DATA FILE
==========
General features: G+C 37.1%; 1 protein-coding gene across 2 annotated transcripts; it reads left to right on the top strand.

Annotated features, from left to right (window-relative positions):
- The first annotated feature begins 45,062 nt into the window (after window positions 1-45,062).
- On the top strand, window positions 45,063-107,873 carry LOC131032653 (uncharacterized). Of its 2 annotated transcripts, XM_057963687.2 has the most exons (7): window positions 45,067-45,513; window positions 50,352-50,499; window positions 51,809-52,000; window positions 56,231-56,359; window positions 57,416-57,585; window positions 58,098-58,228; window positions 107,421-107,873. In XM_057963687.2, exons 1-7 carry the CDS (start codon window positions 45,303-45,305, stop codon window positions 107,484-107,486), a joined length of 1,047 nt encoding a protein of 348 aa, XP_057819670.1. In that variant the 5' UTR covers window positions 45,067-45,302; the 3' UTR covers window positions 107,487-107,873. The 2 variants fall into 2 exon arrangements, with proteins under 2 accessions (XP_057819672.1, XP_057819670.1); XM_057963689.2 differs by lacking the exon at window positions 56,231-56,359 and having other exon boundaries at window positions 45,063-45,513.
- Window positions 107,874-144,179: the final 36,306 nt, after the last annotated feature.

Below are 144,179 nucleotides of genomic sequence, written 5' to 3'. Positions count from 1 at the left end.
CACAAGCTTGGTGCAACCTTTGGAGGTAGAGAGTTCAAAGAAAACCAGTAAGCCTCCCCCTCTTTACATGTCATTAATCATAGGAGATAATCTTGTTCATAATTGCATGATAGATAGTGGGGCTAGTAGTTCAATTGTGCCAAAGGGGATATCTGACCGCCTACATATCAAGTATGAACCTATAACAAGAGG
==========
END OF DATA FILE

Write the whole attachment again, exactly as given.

General features: G+C 37.1%; 1 protein-coding gene across 2 annotated transcripts; it reads left to right on the top strand.

Annotated features, from left to right (window-relative positions):
- The first annotated feature begins 45,062 nt into the window (after window positions 1-45,062).
- On the top strand, window positions 45,063-107,873 carry LOC131032653 (uncharacterized). Of its 2 annotated transcripts, XM_057963687.2 has the most exons (7): window positions 45,067-45,513; window positions 50,352-50,499; window positions 51,809-52,000; window positions 56,231-56,359; window positions 57,416-57,585; window positions 58,098-58,228; window positions 107,421-107,873. In XM_057963687.2, exons 1-7 carry the CDS (start codon window positions 45,303-45,305, stop codon window positions 107,484-107,486), a joined length of 1,047 nt encoding a protein of 348 aa, XP_057819670.1. In that variant the 5' UTR covers window positions 45,067-45,302; the 3' UTR covers window positions 107,487-107,873. The 2 variants fall into 2 exon arrangements, with proteins under 2 accessions (XP_057819672.1, XP_057819670.1); XM_057963689.2 differs by lacking the exon at window positions 56,231-56,359 and having other exon boundaries at window positions 45,063-45,513.
- Window positions 107,874-144,179: the final 36,306 nt, after the last annotated feature.

Below are 144,179 nucleotides of genomic sequence, written 5' to 3'. Positions count from 1 at the left end.
CACAAGCTTGGTGCAACCTTTGGAGGTAGAGAGTTCAAAGAAAACCAGTAAGCCTCCCCCTCTTTACATGTCATTAATCATAGGAGATAATCTTGTTCATAATTGCATGATAGATAGTGGGGCTAGTAGTTCAATTGTGCCAAAGGGGATATCTGACCGCCTACATATCAAGTATGAACCTATAACAAGAGG